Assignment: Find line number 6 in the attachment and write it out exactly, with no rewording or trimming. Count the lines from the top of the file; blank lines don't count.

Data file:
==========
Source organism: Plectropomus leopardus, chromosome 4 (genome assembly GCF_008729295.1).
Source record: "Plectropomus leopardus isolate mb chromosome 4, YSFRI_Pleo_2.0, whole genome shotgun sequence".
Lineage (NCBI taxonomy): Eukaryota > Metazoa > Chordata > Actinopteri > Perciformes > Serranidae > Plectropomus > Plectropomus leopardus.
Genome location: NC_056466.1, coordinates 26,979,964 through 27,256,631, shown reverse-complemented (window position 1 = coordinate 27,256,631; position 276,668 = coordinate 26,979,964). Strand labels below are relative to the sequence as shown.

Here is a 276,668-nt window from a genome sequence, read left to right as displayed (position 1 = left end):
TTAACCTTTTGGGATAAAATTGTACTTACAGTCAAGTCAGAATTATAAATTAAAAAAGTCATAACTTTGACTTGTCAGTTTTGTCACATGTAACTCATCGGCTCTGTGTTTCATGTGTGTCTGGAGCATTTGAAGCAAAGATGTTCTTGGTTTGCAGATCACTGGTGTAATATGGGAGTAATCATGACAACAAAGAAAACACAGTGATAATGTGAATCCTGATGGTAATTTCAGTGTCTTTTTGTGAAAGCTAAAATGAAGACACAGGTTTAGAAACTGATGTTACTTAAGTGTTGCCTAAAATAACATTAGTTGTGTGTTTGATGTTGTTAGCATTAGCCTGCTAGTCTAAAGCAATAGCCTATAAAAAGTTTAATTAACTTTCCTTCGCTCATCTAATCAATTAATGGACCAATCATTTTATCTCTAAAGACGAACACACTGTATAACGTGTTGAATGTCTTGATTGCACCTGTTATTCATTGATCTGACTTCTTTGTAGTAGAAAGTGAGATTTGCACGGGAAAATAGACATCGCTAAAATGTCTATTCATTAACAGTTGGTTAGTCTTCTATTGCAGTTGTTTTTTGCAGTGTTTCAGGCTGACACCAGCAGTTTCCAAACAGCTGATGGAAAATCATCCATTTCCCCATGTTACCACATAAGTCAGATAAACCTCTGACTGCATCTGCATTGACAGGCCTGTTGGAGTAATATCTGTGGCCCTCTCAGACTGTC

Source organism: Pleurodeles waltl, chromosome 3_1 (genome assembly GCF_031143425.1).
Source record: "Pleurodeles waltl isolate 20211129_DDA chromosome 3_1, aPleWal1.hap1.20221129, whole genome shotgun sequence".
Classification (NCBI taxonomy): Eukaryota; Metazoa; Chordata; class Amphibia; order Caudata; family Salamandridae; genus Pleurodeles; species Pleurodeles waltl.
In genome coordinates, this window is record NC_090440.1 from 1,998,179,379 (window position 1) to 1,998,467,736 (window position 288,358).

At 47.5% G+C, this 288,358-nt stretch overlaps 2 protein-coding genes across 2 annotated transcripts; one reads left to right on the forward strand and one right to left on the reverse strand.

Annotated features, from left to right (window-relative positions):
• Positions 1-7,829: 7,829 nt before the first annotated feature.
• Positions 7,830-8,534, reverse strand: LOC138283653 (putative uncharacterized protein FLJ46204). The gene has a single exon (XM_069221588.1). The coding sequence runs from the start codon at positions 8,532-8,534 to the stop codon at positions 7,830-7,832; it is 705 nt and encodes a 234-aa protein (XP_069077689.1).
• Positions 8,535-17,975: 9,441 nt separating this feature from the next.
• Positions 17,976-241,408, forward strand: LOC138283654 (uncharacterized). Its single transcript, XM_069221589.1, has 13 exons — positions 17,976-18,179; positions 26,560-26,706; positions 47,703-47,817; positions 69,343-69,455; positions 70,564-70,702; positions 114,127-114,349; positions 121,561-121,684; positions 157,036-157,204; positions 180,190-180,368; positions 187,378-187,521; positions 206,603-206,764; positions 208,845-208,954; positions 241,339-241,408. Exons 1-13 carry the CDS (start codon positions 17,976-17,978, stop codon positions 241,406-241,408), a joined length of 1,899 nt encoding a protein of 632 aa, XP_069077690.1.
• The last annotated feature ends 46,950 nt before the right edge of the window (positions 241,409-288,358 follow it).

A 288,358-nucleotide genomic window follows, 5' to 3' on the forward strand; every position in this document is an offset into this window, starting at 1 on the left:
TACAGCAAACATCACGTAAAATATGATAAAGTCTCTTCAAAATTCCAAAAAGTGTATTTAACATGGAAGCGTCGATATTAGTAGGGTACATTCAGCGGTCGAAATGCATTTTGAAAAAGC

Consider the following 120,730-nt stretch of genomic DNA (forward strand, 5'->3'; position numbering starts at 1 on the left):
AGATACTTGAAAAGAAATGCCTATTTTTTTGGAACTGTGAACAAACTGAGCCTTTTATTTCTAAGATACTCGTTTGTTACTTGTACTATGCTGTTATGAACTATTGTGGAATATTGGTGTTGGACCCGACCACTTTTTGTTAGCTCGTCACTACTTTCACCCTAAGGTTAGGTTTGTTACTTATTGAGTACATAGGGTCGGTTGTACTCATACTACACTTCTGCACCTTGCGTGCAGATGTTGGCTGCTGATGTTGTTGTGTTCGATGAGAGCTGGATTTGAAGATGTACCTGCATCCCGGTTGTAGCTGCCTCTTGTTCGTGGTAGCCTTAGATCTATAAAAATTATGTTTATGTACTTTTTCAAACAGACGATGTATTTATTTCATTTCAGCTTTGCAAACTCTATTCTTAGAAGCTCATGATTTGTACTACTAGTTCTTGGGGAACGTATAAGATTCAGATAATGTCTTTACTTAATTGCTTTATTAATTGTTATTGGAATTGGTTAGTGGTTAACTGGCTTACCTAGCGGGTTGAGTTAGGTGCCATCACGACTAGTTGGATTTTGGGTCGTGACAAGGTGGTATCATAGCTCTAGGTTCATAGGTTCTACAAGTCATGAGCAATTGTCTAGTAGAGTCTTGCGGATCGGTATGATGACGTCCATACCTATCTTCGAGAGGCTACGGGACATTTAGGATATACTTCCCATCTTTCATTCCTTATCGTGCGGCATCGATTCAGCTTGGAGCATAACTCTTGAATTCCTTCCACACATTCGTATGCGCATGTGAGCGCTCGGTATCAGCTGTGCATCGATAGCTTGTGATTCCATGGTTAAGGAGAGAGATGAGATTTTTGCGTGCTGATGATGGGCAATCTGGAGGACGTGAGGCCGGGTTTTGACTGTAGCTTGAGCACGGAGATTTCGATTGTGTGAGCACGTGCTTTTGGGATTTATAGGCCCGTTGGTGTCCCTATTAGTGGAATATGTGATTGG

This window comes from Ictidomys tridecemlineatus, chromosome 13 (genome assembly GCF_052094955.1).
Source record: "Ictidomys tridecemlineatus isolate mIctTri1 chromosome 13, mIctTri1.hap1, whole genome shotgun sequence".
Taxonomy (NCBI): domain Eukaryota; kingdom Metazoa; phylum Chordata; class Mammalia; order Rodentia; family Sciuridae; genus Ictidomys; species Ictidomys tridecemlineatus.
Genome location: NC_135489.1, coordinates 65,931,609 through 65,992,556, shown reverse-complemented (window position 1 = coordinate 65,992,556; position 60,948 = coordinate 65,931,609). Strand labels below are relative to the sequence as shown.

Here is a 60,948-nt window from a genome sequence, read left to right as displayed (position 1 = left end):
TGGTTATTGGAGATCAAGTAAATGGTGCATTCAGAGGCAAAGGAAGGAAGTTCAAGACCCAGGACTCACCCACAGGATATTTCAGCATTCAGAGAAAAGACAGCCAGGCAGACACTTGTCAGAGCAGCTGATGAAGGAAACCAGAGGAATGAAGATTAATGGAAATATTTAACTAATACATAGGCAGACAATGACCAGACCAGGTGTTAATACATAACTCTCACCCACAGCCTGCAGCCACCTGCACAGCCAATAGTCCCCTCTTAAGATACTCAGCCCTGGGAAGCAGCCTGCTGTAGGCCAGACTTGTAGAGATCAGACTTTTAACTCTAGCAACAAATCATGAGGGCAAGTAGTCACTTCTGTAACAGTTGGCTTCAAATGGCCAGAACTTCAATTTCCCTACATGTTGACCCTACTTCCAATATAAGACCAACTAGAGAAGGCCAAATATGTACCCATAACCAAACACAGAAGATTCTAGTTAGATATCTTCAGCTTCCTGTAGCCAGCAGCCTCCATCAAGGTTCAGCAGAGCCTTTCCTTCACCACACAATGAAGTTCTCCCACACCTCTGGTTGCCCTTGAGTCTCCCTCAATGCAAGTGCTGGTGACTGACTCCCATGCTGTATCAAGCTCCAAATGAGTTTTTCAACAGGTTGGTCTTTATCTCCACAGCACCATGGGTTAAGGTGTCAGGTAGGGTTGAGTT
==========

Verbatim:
TTAACCTTTTGGGATAAAATTGTACTTACAGTCAAGTCAGAATTATAAATTAAAAAAGTCATAACTTTGACTTGTCAGTTTTGTCACATGTAACTCATCGGCTCTGTGTTTCATGTGTGTCTGGAGCATTTGAAGCAAAGATGTTCTTGGTTTGCAGATCACTGGTGTAATATGGGAGTAATCATGACAACAAAGAAAACACAGTGATAATGTGAATCCTGATGGTAATTTCAGTGTCTTTTTGTGAAAGCTAAAATGAAGACACAGGTTTAGAAACTGATGTTACTTAAGTGTTGCCTAAAATAACATTAGTTGTGTGTTTGATGTTGTTAGCATTAGCCTGCTAGTCTAAAGCAATAGCCTATAAAAAGTTTAATTAACTTTCCTTCGCTCATCTAATCAATTAATGGACCAATCATTTTATCTCTAAAGACGAACACACTGTATAACGTGTTGAATGTCTTGATTGCACCTGTTATTCATTGATCTGACTTCTTTGTAGTAGAAAGTGAGATTTGCACGGGAAAATAGACATCGCTAAAATGTCTATTCATTAACAGTTGGTTAGTCTTCTATTGCAGTTGTTTTTTGCAGTGTTTCAGGCTGACACCAGCAGTTTCCAAACAGCTGATGGAAAATCATCCATTTCCCCATGTTACCACATAAGTCAGATAAACCTCTGACTGCATCTGCATTGACAGGCCTGTTGGAGTAATATCTGTGGCCCTCTCAGACTGTC